This is the seventh and final Ham ’N Egger of the year, and even though it’s just minutes from the teams being picked, the men could not be any looser. Several are kicking a soccer ball, others are joking and laughing, and then suddenly, the group comes together for some pushups.

After they’re done stretching, Callahan introduces rowing alumni who have come to visit, and each receives a huge ovation.

One of them is Sam Ojserkis, the coxswain on the Huskies’ NCAA title-winning varsity eight boats in 2011 and 2012 and on the U.S. eight that finished fourth in the 2016 Olympics.

Ojserkis has come back to announce the Ham ’N Egger race, which will be broadcast live on the rowing teams’ Facebook page. The boats are mounted with 360-degree cameras, one of five angles from which viewers can watch the race.

That alumni would be back to help is not surprising in this sport. The connection that former rowers keep with the program is unrivaled. If you rowed at UW, you’re part of a very tight and active family.

“There isn’t a lot of outside exposure to rowing, so to have someone else who can relate to what you do on a daily basis js powerful,” said junior Madison Molitor, a state champion freestyle swimmer for Moses Lake High School who was on the second varsity eight last year. “Everyone can relate to playing football and basketball, and that’s a really cool aspect about those sports. But one of the really cool aspects about rowing is that it really is a tight community.”

It is 3:15, and there are five boats on the water: four boats with rowers picked at random with the freshman boat that was on the water in the morning.

“I like Boat No. 2,” Ojserkis said, “but in these events, you never know.”

Ojserkis, on a motorized boat with Dommer and Callahan, talks about his desire to hike to Mount Everest base camp. Callahan perks up and says he would like to do to it, too. But before logistics can get settled, it’s time for the race.

Boat 2, after trailing Boat 3 for much of the race, rallies in the final 500 meters to win the 2,000-meter race. And if you think Ham ’N Eggers don’t matter, you weren’t watching the reaction of the rowers after the finish.

That is what you live for

While the men were racing, the women were working on starts on Lake Washington, the water calm enough to get out on the big lake rather than the Montlake Cut, Lake Union and the Ship Canal.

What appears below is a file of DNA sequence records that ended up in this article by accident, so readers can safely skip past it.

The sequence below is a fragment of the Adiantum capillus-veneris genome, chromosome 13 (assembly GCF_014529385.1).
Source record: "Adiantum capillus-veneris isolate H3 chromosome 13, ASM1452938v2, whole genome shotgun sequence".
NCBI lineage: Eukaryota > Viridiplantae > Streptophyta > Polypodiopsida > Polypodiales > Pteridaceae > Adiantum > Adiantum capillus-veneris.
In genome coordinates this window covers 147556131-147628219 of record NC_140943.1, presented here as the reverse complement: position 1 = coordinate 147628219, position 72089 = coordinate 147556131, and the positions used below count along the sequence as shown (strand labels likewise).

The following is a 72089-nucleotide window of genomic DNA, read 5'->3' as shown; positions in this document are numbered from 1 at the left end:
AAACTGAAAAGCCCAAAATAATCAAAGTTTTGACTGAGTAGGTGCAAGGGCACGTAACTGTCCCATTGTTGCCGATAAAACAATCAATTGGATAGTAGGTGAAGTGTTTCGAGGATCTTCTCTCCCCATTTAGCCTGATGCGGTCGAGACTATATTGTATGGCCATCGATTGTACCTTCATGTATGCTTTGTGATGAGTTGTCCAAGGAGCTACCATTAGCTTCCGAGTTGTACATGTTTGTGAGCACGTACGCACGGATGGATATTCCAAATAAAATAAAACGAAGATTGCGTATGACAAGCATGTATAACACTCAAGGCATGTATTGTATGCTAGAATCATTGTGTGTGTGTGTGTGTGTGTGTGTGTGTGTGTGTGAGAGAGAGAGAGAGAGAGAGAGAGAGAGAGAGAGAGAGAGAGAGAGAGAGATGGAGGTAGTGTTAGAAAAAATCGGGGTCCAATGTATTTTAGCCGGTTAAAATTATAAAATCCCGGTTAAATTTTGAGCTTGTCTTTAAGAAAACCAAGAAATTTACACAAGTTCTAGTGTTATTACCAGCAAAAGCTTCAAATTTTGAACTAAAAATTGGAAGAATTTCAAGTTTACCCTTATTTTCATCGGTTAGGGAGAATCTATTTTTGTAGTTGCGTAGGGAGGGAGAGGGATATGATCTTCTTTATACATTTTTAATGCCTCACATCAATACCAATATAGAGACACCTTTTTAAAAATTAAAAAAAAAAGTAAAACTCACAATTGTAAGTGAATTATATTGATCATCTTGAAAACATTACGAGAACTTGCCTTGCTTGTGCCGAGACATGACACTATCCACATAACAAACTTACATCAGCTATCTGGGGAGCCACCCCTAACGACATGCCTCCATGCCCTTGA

It’s 4:15, and Farooq is imploring two groups of eight she is following. She is brilliant at motivation. It was a big part of her job as a coxswain in the 1992 and 1996 Olympics.

“How long can we push?”

“Feel the boat. Let it run between strokes.”

Farooq says everyone is in this together. She sees her role more as a supporter than a dictator. And when she says they are in it together, she is including the men’s program, with whom it shares a facility and some equipment.

“We respect the hell out of them, and I think they respect the hell out of us,” she said.

At about 4:30, Farooq says it’s time to start heading back to the shellhouse. She wants to be back by 5. Every minute is accounted for in the 20 hours of practice a week allowed by the NCAA.

As they get close to home, Farooq tells the boats to “cut the cord,” meaning go as fast as they can.

“When Yaz says cut the cord, it’s like that moment when you’re tied in a basketball game with 10 seconds left,” Thoennes said. “I’m getting goose bumps thinking about it. Oh my God, you get to unleash, and it’s this moment of, ‘Let’s see how fast we can go.’ There’s not a woman or man out there who does not like to go fast. That is what you live for, when she says, ‘Cut the cord.’ ”

It’s about 5 p.m., and after rowing 40 kilometers and attending classes, the inclination might be to go straight to sleep. But there is no time for that.

Not with dinner and studying still to come.

“Everyone likes to overexaggerate the amount of time they put toward different things,” Molitor said. “But when I tell people the amount of time I spend at practice, rowing and indoors training, they all think I’m exaggerating, but I’m actually not.”

For Thoennes, she said the time drain “sucks sometimes, being very honest.”

But it was rewarded last year with a national title. And even the small moments can make it all worthwhile.

“You’ll get out there on (smooth water) and just think, ‘This is the perfect moment,’ ” Thoennes said. “That’s it, the moments that last five to 10 seconds, to be very honest. That’s why you do it. And you have to realize that they’re 5 to 10 seconds and you have to put them in a little cookie jar and hold onto those, because there are also days where you are like, ‘I can’t get up. You can’t get me out of this bed.’ ”

But they always do. They always do.